All protein samples were quantified by a bicinchoninic acid kit (Thermo Fisher Scientific, Inc) and equal amounts of protein were subjected to SDS-PAGE, followed by transferring onto PVDF membranes (Bio-Rad Laboratories, Inc.). The membranes were blocked with 5% non-fat milk at 37°C for 1 h, after which the membranes were cultivated with the following primary antibodies (Abcam) overnight at 4ΰC: anti-HBx (ab39716, 1:500), anti-TERT (ab32020, 1:1000), anti-NHP2 (ab180498, 1:1000), anti-Bcl2 (ab59348, 1:1,000), anti-Bax (ab32503, 1:1,000), anti-cleaved caspase-3 (ab2302, 1:500) and anti-GAPDH (ab8245, 1:10000). Then, the membranes were incubated with HRP-conjugated goat anti-rabbit IgG (1:10000) for 2 h at room temperature. The results were visualized using electrochemiluminescence system (Amersham Imager 600; GE Healthcare). Image J software (1.8.0_112, National Institutes of Health) was utilized for densitometric analysis of western blot.
The interaction of TERT and NHP2 in PLC/PRF5 cells was validated by co-immunoprecipitation (Co-IP) method. For Co-IP assay, the soluble protein samples were pre-incubated with protein G/A-agarose (Cell signaling Biotechnology, Germany) at 4°C overnight and then incubated with 100μL of protein G/A-agarose pre-coupled to primary antibodies for at least 3 h. The mixtures were then washed, boiled, and subjected to western blot.
Cell apoptosis was assessed by flow cytometry using propidium iodide (PI) staining. Briefly, cells were gently washed twice with PBS, digested with 0.25% trypsin and centrifuged at 200 × g for 5 min. After the resuspension of the cell pellet with 1 ml NaCl/Pi supplemented with 100μg/ml RNase, the cells were incubated with PI for 15 min in the dark and immediately analyzed by flow cytometry (BD FACSCanto П; Becton, Dickinson and Company). Data were dissected by flow cytometry software (FlowJo 7.6; Becton, Dickinson and Company).
Detection of telomerase activity
The isolation of genomic DNA was finished using DNAzol regent (Cat. NO. 10503-027; Invitrogen; Thermo Fisher Scientific, Inc) according to the manufacture’s instruction. Then, the telomerase activity was detected by RT-qPCR using kits (Cat. NO. KGA1028H; KeyGEN BioTECH). The following thermocycling conditions were used for the qPCR: Initial denaturation at 95ΰC for 10 min; and 40 cycles of 95ΰC for 15 sec and 60ΰC for 30 sec, followed by default of melt curve (Applied Biosystems 7500; Thermo Fisher Scientific, Inc.).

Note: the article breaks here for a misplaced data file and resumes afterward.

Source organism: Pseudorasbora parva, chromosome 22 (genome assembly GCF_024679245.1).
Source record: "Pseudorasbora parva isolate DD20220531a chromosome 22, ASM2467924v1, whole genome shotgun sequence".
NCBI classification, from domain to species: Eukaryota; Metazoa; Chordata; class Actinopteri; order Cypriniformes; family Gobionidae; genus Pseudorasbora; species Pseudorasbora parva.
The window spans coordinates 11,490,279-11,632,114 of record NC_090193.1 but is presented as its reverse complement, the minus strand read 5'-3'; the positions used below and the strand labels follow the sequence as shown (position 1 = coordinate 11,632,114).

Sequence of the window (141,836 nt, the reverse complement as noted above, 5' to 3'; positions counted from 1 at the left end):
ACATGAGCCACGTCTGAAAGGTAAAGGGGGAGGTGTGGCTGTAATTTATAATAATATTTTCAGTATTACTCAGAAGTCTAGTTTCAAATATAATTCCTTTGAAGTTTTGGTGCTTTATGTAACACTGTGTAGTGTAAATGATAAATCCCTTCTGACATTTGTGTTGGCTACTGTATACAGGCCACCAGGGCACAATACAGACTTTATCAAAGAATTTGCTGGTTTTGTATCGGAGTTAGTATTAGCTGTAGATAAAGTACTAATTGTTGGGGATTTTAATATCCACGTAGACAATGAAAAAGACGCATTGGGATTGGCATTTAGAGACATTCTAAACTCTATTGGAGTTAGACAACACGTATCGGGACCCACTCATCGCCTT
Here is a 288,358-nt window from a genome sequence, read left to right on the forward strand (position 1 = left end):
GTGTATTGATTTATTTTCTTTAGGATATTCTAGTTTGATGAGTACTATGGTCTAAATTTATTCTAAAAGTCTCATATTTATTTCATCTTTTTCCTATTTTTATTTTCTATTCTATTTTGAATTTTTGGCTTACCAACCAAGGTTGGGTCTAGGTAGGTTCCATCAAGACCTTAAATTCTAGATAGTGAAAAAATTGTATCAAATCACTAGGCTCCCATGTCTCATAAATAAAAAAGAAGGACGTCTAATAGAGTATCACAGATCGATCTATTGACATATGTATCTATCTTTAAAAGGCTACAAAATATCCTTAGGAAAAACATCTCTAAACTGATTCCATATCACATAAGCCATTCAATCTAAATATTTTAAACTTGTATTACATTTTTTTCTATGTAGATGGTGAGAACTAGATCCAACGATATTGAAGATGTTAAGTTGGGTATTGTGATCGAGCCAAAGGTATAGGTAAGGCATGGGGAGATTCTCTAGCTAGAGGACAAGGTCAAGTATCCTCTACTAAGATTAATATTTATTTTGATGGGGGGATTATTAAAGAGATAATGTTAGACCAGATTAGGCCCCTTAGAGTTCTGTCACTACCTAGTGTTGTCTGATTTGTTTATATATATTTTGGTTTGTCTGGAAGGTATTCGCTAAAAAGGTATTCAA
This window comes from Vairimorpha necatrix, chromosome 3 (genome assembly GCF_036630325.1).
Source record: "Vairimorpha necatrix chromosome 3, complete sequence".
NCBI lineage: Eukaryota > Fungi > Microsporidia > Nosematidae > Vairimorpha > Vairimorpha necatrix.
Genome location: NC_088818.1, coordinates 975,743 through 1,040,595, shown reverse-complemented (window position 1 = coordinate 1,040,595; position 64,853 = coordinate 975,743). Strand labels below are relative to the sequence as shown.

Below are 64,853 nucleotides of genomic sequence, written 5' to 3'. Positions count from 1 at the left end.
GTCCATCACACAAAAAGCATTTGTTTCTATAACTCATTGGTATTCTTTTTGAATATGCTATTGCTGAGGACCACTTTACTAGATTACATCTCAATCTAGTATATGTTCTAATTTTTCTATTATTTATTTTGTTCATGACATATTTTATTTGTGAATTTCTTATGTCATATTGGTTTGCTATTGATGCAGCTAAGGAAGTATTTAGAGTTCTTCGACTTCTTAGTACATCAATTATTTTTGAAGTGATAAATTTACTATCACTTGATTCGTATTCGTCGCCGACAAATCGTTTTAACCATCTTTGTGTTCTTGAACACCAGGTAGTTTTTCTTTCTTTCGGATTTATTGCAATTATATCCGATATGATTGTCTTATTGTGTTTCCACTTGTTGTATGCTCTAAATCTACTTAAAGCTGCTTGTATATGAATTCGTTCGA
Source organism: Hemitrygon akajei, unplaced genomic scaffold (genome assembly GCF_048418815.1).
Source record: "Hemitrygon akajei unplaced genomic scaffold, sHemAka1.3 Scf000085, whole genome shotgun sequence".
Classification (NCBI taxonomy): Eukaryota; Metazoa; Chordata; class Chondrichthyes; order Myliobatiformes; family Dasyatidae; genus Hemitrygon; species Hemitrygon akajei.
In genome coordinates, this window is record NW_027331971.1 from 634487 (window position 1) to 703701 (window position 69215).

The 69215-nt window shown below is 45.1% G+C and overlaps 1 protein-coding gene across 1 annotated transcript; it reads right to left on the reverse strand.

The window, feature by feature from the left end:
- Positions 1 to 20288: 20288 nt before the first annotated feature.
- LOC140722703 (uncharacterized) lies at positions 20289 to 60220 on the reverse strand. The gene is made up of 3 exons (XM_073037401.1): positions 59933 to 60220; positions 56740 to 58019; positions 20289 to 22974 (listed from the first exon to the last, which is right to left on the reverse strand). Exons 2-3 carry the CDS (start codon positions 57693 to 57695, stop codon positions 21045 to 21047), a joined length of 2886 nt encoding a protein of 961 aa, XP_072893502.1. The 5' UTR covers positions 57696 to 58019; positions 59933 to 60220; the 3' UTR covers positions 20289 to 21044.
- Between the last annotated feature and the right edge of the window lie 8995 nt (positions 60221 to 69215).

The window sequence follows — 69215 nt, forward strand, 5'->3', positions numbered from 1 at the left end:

Nude mice xenograft model
All animal studies were performed in accordance with the Care and Use Guide of Laboratory Animals of the National Institutes of Health, with the approval of the Animal Studies Ethics Committees of the Shenzhen People’s Hospital (IACUC-20180822-1). PLC/PRF5 cell lines stably expressing HBx or not were injected into the six-week old male BALB/C nude mice (Animal Experiment Center of Shenzhen People’s Hospital). When the average tumor diameter reached 0.4-0.5 cm, shRNA-NHP2 or shRNA-NC was injected into tumor every 3 days for three times. Control mice were injected with normal saline. At the 21 day after first injection, all mice were euthanized, tumors were removed, and tumor volume was calculated by the following equation: tumor volume (mm3) = length (mm) × width2 (mm2) /2.
Data were derived from at least three independent experiments and were presented as mean ± standard deviation. The statistical analyses were conducted using GraphPad Prism 6 (GraphPad Software, Inc.) and group statistical comparisons were assessed by one-way ANOVA followed by Turkey’s post hoc test. P<0.05 was considered to indicate statistically significant differences.
ST and HC: conception and design of the study; ST, WW, HW and XW: acquisition and analysis of data; ST and HC: drafting the manuscript or figures; all authors reviewed the manuscript and approved it for publication.
Conflicts of Interest
The authors declare that they have no conflicts of interest.
This study was supported under the grant of The Science and Technology Planning Project of Shenzhen Municipality (JCYJ20190806151816859).
This corresponding author has a verified history of publications using a personal email address for correspondence.